3. I admit that I am not the world's most dedicated blog-commenter myself. So I don't expect to receive something that I don't always give. [Stop sniggering at the back there!].
In short ... don't worry about me ... I'll get by; I'm not letting this get out of proportion. I'm just stating facts. And feeling a little bit exposed in the process ... but I feel it's worth talking about.

But rather than merely bemoan my current situation:
  • Partly because self-pity never won friends or influenced people ...
  • And partly because it's tricky to leave blog comments in the dark ...

I decided to act in the spirit of an old proverb: to light a candle rather than cursing the darkness.

And challenging myself to leave 300 blog comments in 30 days is my candle of choice.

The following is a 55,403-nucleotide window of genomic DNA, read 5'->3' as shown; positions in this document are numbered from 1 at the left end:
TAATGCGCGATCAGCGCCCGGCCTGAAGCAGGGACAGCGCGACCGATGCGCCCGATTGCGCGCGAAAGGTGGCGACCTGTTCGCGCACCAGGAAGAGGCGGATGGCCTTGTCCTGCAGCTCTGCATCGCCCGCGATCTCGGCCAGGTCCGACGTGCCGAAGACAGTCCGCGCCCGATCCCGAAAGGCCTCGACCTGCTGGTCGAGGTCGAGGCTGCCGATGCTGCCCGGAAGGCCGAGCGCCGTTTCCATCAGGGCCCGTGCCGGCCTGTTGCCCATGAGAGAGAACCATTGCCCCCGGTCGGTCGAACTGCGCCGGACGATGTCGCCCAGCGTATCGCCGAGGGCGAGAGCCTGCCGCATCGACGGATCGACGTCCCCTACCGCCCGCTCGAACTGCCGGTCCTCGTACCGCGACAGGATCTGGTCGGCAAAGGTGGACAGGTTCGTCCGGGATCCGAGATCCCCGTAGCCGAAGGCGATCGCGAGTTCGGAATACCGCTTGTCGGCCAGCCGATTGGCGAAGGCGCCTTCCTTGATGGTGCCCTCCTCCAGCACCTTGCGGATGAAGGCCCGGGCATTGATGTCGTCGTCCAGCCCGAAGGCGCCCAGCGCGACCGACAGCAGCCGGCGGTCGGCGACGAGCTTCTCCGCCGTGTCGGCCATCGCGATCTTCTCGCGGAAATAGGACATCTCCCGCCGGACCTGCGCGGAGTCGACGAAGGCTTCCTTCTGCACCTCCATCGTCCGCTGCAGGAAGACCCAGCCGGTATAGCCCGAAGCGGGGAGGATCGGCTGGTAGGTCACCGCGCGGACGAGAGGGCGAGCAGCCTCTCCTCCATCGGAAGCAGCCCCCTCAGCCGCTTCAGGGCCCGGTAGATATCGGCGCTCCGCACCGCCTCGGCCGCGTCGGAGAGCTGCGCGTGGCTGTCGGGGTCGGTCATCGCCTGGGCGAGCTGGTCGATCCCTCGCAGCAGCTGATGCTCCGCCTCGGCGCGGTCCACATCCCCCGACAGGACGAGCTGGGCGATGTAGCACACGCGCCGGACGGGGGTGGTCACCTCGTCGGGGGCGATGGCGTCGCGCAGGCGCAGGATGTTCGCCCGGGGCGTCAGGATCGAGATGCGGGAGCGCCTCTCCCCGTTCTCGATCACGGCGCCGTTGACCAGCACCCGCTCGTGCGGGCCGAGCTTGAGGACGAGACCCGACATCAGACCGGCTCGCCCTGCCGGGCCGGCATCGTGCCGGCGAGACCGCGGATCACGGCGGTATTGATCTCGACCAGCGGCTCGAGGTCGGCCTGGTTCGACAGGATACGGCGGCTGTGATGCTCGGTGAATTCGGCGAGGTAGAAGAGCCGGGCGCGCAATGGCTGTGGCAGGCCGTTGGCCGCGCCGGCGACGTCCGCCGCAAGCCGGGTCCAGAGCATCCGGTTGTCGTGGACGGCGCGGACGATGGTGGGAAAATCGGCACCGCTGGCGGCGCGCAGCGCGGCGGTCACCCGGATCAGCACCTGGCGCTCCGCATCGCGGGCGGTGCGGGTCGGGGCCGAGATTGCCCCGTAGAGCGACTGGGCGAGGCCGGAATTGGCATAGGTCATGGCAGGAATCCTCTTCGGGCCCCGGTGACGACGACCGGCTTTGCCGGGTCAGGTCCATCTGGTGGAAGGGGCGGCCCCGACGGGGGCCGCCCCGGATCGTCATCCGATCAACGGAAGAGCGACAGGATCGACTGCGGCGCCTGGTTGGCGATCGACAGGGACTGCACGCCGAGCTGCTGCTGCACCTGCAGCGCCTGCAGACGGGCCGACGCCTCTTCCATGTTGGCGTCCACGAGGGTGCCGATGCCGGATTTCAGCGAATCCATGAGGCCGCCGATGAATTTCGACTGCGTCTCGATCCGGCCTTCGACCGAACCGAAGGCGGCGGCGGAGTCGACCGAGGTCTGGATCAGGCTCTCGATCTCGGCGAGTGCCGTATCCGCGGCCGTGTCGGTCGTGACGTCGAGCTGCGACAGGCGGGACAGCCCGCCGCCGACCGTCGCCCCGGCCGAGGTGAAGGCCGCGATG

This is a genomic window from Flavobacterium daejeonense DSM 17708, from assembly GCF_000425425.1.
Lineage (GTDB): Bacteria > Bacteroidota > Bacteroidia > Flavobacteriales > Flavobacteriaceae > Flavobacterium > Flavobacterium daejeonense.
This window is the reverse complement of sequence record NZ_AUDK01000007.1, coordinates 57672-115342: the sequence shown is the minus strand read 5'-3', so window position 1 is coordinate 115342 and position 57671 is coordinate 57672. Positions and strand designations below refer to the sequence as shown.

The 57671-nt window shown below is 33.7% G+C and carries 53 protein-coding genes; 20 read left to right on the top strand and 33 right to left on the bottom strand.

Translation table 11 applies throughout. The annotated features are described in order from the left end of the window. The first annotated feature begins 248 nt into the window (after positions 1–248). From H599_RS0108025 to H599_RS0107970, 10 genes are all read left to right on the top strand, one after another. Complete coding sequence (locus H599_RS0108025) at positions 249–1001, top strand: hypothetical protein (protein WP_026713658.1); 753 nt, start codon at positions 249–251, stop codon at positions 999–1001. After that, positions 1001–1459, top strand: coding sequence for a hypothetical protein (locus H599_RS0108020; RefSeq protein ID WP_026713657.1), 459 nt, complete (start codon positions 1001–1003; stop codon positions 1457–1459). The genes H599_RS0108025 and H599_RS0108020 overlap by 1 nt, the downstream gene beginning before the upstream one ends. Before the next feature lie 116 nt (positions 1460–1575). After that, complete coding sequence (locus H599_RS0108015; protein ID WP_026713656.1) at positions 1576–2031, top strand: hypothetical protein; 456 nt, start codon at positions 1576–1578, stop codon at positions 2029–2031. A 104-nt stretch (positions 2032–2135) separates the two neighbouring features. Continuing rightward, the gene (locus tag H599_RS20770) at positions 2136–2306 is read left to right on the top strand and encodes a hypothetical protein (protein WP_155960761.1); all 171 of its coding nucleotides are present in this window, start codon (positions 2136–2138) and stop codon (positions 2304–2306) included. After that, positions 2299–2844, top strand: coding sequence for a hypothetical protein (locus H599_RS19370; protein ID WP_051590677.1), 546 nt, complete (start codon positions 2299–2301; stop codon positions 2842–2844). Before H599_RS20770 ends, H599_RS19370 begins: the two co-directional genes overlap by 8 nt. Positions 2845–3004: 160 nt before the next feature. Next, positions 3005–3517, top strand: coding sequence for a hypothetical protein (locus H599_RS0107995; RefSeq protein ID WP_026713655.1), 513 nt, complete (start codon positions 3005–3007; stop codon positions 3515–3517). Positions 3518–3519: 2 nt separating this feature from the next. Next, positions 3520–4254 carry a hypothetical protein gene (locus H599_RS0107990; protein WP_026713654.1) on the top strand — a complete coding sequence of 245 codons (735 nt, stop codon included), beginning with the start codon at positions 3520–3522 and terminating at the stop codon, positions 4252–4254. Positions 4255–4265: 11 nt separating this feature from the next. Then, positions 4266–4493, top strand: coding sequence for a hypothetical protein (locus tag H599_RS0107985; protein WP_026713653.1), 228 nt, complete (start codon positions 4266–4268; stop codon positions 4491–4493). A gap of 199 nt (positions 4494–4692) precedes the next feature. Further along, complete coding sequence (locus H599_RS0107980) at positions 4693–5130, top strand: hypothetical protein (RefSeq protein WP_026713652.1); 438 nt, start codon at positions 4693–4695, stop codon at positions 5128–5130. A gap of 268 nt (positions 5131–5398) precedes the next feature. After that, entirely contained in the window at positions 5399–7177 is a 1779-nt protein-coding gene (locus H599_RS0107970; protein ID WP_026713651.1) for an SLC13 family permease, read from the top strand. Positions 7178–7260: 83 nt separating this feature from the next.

Between now and October 17th, as I'm leaving my comments on old blogs and new, I'm hoping that somewhere amid the 300 ...
  • I'll connect with a few new-to-me bloggers.
  • I might find new readers who appreciate my blogging style.
  • I'll put out so much positive blogging charm ... that some of it might find its way back to me one day.
  • I might make someone's day.
  • I'll find new inspiration, new aspirations, new friendships. 
  • I'll come face to face with some of those serendipities I very much treasure but which you can never plan for! 
I'm keeping track of all the blogs - old and new - I visit during the challenge and will no doubt share some of my experience, reflections and statistics as I move along.


[1]Just join in!!
  • Set yourself a 30 day period [any time you like]; 
  • Start commenting and counting up your comments;
  • Use the hashtag  #300in30days on Facebook/Twitter [I'm not yet on Instagram] to share your experiences. 
[2]Suggest a blog for me to read.
  • Let me know who you enjoy reading.
  • I thought 300 comments would be easy - just 10 a day. But ... it turns out it's trickier than it seems - especially if I want to leave genuine, engaged, comments each time.